Hider, S, Muller, SN, Gray, L, Manning, F, Brooks, M, Heining, D, Menon, A, Packham, J, Raghuvanshi, S, Roddy, E, Ryan, S, Scott, IC and Paskins, Z (2023) Digital exclusion as a potential cause of inequalities in access to care: a survey in people with inflammatory rheumatic diseases. Rheumatology Advances in Practice. ISSN 2514-1775

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Abstract

Objectives: COVID-19 led to rapid uptake of digital healthcare. We sought to examine digital access, health and digital literacy, and impact on confidence and satisfaction with remote consultations in people with inflammatory rheumatic diseases (IRDs). Methods: People with IRDs (n=2,024) were identified from their electronic health record and invited to participate in a cross-sectional survey, using short message service (SMS) and postal approaches. Data were collected on demographics, selfreported diagnosis, access to and use of internet-enabled devices, health and digital literacy, together with confidence and satisfaction with remote consultations. Ethical approval was obtained (Ref 21/PR/0867). Results: Six hundred and thirty nine (639) people completed the survey (mean (sd) age 64.5 (13.1) years, 384 (60.1%) female). 287 (44.9%) completed it online. One hundred and twenty-six (19.7%) people reported not having access to an internetenabled device. Ninety-three (14.6%) reported never accessing the internet; this proportion was highest (23%) in people with rheumatoid arthritis (RA). One hundred and seventeen (18%) reported limited health literacy. Even in those reporting internet use, digital literacy was only moderate. People with limited health or digital literacy or without internet access were less likely to report confidence or satisfaction with remote consultations. Conclusion: Limited health and digital literacy, lack of digital access and low reported internet use were common, especially in older people with RA. People with limited health literacy or limited digital access reported lower confidence and satisfaction with remote consultations. Digital implementation roll-out needs to take account of people requiring extra support to enable them to access care digitally or risks exacerbating health inequalities.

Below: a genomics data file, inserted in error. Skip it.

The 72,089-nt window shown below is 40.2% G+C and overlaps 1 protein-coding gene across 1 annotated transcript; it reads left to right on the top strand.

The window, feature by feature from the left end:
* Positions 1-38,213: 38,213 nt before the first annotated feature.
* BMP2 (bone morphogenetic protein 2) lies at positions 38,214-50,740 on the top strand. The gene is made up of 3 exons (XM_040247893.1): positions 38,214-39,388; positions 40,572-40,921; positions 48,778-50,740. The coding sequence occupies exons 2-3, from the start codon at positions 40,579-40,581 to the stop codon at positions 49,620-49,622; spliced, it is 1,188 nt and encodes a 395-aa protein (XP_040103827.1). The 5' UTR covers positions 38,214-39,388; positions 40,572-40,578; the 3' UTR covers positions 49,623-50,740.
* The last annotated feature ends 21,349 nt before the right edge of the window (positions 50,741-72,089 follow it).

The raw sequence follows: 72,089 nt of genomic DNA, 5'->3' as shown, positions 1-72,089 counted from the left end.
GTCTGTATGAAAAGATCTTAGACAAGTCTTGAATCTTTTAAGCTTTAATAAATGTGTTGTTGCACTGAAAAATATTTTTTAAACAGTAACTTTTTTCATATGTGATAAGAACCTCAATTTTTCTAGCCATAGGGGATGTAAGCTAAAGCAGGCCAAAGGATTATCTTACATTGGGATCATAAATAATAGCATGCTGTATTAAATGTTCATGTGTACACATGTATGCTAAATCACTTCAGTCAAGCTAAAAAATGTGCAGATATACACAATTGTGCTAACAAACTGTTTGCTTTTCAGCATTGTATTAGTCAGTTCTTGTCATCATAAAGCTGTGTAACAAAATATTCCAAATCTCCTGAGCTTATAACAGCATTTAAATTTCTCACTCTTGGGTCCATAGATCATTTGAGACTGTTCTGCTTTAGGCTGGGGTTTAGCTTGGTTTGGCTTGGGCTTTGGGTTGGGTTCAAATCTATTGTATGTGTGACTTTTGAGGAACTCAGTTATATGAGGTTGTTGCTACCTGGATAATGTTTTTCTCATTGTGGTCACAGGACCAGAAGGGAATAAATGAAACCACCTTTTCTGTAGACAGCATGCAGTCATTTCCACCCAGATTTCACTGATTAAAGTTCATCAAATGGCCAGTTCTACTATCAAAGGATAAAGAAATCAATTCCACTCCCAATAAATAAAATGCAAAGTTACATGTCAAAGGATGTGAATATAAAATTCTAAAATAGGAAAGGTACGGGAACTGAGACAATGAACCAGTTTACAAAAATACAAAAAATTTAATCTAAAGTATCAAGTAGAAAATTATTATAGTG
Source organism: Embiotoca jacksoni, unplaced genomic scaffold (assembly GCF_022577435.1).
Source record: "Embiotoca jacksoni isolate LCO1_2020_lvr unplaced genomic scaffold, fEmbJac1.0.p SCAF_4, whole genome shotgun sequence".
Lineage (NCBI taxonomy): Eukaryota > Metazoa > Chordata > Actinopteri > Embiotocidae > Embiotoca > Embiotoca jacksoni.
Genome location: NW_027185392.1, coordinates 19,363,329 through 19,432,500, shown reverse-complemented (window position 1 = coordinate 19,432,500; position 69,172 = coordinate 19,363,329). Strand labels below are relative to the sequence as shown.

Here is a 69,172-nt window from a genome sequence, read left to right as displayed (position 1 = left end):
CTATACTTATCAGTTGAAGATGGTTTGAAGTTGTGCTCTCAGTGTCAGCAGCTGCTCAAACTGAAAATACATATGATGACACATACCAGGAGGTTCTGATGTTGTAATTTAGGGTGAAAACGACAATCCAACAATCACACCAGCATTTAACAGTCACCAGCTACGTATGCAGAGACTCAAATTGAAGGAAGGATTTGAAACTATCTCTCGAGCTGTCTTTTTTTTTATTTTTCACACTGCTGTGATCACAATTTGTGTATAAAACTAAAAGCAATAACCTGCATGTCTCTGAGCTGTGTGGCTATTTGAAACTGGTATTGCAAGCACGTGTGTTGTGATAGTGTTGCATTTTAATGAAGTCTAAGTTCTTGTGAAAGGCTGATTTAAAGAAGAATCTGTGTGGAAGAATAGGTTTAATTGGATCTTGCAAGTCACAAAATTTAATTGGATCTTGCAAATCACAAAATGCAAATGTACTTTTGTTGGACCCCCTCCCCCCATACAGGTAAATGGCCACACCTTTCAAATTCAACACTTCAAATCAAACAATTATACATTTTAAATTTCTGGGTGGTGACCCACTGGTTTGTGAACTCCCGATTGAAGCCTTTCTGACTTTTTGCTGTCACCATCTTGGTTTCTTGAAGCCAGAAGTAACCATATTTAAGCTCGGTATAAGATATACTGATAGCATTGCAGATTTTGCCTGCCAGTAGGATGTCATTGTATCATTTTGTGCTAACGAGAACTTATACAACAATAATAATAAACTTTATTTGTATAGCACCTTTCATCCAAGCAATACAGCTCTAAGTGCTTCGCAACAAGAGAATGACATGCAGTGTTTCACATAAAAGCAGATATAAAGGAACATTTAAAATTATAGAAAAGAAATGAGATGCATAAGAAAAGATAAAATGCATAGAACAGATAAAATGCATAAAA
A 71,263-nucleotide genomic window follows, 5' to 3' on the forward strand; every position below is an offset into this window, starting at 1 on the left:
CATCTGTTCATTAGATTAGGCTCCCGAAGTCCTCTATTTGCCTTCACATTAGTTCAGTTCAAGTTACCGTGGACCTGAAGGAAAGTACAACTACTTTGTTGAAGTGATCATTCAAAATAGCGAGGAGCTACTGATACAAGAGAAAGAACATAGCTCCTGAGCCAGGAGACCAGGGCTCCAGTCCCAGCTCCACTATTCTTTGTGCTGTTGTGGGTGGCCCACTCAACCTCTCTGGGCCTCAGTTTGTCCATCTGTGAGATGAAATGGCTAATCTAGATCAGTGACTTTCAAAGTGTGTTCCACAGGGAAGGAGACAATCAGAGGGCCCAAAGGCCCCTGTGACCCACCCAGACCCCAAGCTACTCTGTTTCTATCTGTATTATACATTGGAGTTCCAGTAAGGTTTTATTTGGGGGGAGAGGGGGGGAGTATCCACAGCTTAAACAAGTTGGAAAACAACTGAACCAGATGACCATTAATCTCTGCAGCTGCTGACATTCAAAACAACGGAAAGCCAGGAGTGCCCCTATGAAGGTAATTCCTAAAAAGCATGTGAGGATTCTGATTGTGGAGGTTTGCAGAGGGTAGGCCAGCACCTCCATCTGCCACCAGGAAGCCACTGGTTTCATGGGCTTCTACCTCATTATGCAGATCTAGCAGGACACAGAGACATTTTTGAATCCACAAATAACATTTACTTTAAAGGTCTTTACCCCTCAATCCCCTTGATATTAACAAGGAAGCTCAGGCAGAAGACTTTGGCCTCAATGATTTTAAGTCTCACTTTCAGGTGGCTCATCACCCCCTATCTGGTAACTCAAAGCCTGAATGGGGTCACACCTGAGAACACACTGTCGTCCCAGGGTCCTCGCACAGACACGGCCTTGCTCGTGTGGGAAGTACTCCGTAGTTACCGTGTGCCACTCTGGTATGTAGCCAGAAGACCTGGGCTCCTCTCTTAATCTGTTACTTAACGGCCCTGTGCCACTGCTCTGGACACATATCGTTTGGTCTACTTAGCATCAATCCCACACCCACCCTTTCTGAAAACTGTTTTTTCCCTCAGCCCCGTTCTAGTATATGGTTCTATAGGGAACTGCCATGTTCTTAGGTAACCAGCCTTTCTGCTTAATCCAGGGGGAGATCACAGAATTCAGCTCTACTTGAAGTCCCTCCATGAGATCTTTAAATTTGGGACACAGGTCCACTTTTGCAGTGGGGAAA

Item Type: Article
Additional Information: © The Author(s) 2023. Published by Oxford University Press on behalf of the British Society for Rheumatology. This is an Open Access article distributed under the terms of the Creative Commons Attribution License (https://creativecommons.org/licenses/by/4.0/), which permits unrestricted reuse, distribution, and reproduction in any medium, provided the original work is properly cited.
Subjects: R Medicine > RA Public aspects of medicine
R Medicine > RA Public aspects of medicine > RA0421 Public health. Hygiene. Preventive Medicine
R Medicine > RC Internal medicine > RC925 Diseases of the musculoskeletal system
Divisions: Faculty of Medicine and Health Sciences > School of Medicine
Depositing User: Symplectic
Date Deposited: 14 Dec 2022 09:52
Last Modified: 09 Jan 2023 15:23
URI: https://eprints.keele.ac.uk/id/eprint/11794

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